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Jan 22, 2021 - 10:25:07 AM
467 posts since 10/17/2006

I'm building a neck for a friend and I used a low profile truss rod which looks like the one Stew Mac sells, but the nut backed out of the tube, making it adjustable only in one direction, and that doesn't seem to be working. I guess I have to remove it. Do you think it might be possible to drill and thread something to screw onto the truss rod and use it as a slide hammer to pull the truss rod out endwise, or do I have to take the fingerboard off?

Jan 22, 2021 - 11:17:02 AM



22179 posts since 7/6/2005

I think in the long run, you'd be better off to remove the fingerboard and repair the truss rod.

Jan 22, 2021 - 11:34:20 AM

3011 posts since 2/18/2009

I would try grabbing on to the end of the truss rod with needle nose pliers and yanking it out, there's not much to lose unless you drop the neck in the process. Then if you can get it out you'll have saved yourself the trouble of removing the fretboard, and if not you'll only have wasted some time. I've had to pull out two or three rods over the years, and on one or two I've had to remove the fretboard since I couldn't.

Jan 22, 2021 - 11:40 AM

467 posts since 10/17/2006

any suggestions as to the best way to remove a fingerboard - I've never done it. It's glued on with original Tite Bond

Jan 22, 2021 - 12:56:37 PM

3011 posts since 2/18/2009

I haven't done it a lot, but I use an old household clothes iron and sit it on top of the board. Keep it moving if necessary so as not to burn the surface. Then when the glue softens stick a knife under the fretboard and keep wiggling it along, heating ahead of the knife. I hope someone who does this more than I do will come along and give better advice, this is just what has worked for me.

Jan 22, 2021 - 12:59:52 PM



3325 posts since 2/20/2016

To remove fingerboards, I use a 1" x 5" 25 watt or a 2" x 5" 50 watt heat blanket, available from MSC Industrial or McMaster-Carr. I use a Harbor Freight router controller as a temperature controller. Spatulas and palette knives make good lifting tools.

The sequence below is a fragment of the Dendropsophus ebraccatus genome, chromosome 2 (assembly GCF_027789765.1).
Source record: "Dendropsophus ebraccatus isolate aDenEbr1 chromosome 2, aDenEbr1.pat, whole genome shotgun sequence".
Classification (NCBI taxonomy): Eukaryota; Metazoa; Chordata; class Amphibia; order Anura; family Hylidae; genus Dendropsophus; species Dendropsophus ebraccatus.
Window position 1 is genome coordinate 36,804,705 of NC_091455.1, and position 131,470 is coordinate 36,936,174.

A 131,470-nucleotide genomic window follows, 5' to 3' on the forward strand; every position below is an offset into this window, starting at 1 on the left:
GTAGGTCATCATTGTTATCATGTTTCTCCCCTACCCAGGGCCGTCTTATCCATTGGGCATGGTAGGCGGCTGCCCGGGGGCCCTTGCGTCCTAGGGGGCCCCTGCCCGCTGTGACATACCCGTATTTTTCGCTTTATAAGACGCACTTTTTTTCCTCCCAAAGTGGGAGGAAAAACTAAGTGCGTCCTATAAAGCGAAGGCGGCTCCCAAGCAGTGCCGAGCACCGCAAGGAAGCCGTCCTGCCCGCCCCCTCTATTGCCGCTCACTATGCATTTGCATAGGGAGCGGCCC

Heat slowly and patiently, or the fingerboard will scorch before the glue joint softens up. Sometimes just a few drops of water on the lifting blade helps. Clean any loosened glue off the blade frequently or you will have problems.

I used to use a household iron, but they're too big to do the job well. With the heat blankets, you can put the heat exactly wear you want it and avoid damage to adjoining surfaces.

Jan 22, 2021 - 1:57:33 PM
Players Union Member



5830 posts since 8/19/2012

I have not removed a fret board but have opened a number of Titebond joints. I contacted titebond support and apparently it will release at about 155-160 degrees. I have used a heat gun and kept the heat local. I don't like the idea of using stream, might damage the wood.
What brought this out was asking if using bees wax as a finish would cause joints to 'pop'. Bees wax melts at 148 degrees and titebond higher.
Just hit it with a heat gun on high then slide a putty knife into the joint. Once you have the joint open aim the heat into the joint.

Jan 22, 2021 - 2:42:58 PM

467 posts since 10/17/2006

Thanks for the replies! I knew I could rely on the hangout for some good advice!

Jan 22, 2021 - 10:57:09 PM

467 posts since 10/17/2006

Well, my idea didn't work so I had to pull the fingerboard. The only damage done was to catch the binding on fire briefly, but I have more binding, so now just waiting on a new truss rod. Thanks for the input!

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